I was talking to a guest of the podcast a few episodes ago and I described how my “alternative” junior high school had been just full of alternative rock, pardon the pun, even though I was firmly into “oldies.” I mentioned the grunge usual suspects, which I do remember hearing for the first time at that usual school. But the more I thought about it, and while listening to this record, I realized that my “alternative” junior high school had really been dominated by one record during my grade 7 year, August and Everything After.
Though I cannot recall ever sitting down to listen to this album, I know all of these songs. Every single one of them. I know many of the words, I know every chorus, I know the sequence. And I had no idea I knew this record this well, I thought I just knew the singles from radio play. But no, this record must have been on all the time. (One reason I suspect this is because I have a memory of our yearbook for 1993-94 containing quotes from “Round Here” among other songs from this album.)
And this knowledge of this record, this memory of this record, is keeping me from having my usual reaction to post grunge. Not that this record is post grunge in sound – it sure isn’t – but that it is of the same type of record that became popular as part of the wave of post grunge: polished music with angsty lyrics that some record executive figured he could sell because it sounded better than alternative, but was vaguely alternative enough that it would trick any consumers that weren’t paying attention. I want to pour withering scorn on something so out of touch with the times, so clearly devoted to another era, but I can’t. I can’t because I know every song and because I think that, if I do have to listen to one of these classic rock revival bands posing as an alternative rock band, I could do worse than this record.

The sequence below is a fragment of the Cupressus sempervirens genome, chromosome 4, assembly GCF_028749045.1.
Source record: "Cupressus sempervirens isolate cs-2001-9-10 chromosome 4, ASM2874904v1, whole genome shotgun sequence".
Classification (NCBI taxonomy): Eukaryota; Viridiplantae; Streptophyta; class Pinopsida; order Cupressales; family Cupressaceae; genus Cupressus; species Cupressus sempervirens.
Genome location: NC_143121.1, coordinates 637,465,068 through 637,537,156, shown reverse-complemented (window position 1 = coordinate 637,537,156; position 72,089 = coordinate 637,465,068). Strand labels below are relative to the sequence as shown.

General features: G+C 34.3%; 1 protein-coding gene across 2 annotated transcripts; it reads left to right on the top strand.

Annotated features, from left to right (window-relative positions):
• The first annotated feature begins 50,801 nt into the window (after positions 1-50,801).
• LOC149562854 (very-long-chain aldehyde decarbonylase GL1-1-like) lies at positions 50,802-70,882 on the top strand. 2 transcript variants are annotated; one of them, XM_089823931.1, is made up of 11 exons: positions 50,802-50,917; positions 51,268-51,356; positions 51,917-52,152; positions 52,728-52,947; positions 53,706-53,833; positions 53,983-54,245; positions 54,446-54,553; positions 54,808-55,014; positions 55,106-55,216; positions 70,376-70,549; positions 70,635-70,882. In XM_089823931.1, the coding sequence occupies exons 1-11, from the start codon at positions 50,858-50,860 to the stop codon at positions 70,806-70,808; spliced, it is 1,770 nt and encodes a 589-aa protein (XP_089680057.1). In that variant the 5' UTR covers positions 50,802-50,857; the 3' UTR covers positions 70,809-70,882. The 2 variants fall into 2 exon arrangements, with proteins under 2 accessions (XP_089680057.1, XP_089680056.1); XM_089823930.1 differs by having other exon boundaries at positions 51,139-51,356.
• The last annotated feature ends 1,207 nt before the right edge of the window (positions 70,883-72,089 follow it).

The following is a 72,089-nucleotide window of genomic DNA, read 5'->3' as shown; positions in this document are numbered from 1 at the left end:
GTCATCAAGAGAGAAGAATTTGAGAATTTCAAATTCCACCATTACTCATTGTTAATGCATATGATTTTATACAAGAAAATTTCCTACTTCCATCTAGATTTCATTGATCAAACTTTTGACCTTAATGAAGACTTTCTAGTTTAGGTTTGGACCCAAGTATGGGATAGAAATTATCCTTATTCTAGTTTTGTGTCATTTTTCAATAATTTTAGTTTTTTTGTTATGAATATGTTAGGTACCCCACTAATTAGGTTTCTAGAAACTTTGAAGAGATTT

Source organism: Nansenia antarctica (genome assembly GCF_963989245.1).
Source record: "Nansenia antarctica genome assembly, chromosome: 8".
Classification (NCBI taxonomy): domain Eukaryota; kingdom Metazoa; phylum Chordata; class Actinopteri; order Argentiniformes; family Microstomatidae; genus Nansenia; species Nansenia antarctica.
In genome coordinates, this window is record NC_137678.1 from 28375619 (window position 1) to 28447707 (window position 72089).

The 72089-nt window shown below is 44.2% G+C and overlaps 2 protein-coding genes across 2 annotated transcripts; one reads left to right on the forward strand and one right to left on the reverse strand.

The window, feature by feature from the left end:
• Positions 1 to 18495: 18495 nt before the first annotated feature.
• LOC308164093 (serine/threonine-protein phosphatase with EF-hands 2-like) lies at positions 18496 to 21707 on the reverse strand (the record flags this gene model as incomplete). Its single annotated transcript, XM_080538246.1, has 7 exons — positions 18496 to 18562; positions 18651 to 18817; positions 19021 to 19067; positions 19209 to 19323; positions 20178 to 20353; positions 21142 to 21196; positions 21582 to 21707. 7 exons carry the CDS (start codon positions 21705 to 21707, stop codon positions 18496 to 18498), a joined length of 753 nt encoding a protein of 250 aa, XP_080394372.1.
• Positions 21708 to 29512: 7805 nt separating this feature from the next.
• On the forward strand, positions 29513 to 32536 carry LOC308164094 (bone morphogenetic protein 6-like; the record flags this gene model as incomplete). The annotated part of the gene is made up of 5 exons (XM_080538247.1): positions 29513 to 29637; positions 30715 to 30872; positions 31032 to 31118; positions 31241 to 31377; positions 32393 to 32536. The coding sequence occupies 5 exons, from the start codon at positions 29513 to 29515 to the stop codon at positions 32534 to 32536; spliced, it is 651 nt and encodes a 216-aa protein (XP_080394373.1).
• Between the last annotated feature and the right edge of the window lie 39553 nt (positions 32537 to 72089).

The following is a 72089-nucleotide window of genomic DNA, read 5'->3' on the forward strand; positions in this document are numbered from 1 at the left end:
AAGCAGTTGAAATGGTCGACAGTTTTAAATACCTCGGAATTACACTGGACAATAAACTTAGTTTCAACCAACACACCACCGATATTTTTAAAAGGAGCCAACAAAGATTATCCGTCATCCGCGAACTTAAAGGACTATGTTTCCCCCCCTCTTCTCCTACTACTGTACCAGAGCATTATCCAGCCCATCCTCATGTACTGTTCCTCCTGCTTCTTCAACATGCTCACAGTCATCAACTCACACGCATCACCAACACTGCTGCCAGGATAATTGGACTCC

Duritz’s songs are catchy of course. They are very catchy. In fact, it’s kind of a wonder it took them as long as they did to get discovered. Perhaps it’s his hair, but I’m amazed some roots music person, like their producer, didn’t market these guys to the roots music market first. (Maybe they’re too young. They definitely didn’t look the part. But this band feels a few years ahead of adult contemporary’s obsession with vague rootsiness. Perhaps they helped cause it.)
And Duritz’s lyrics are highly literate. They are so literate, even if they’re not my favourite. Whatever you might think of Counting Crows, I don’t think you can criticize their lyrics. Duritz is a great lyricist, even if he isn’t the most unique or original.
But my problem, to the extent that I have one, is the arrangements. To me, they’re straight out of the Mellow Mafia era of California rock. Yes, they sound better because of 20 years of improvements in recording technology, and there’s an arguably more authentic “roots” vibe to this record than to most of those records. And, yes, there’s the slight veneer of “alternative” with Duritz’s voice – which never would have succeeded in the 1970s and likely what kept them getting turned into a folk or country band instead – and odd instrumental flourish that sounds more alt country than country rock. But this record is all about the sound of Laurel Canyon, to my ears. But it was released in 1993.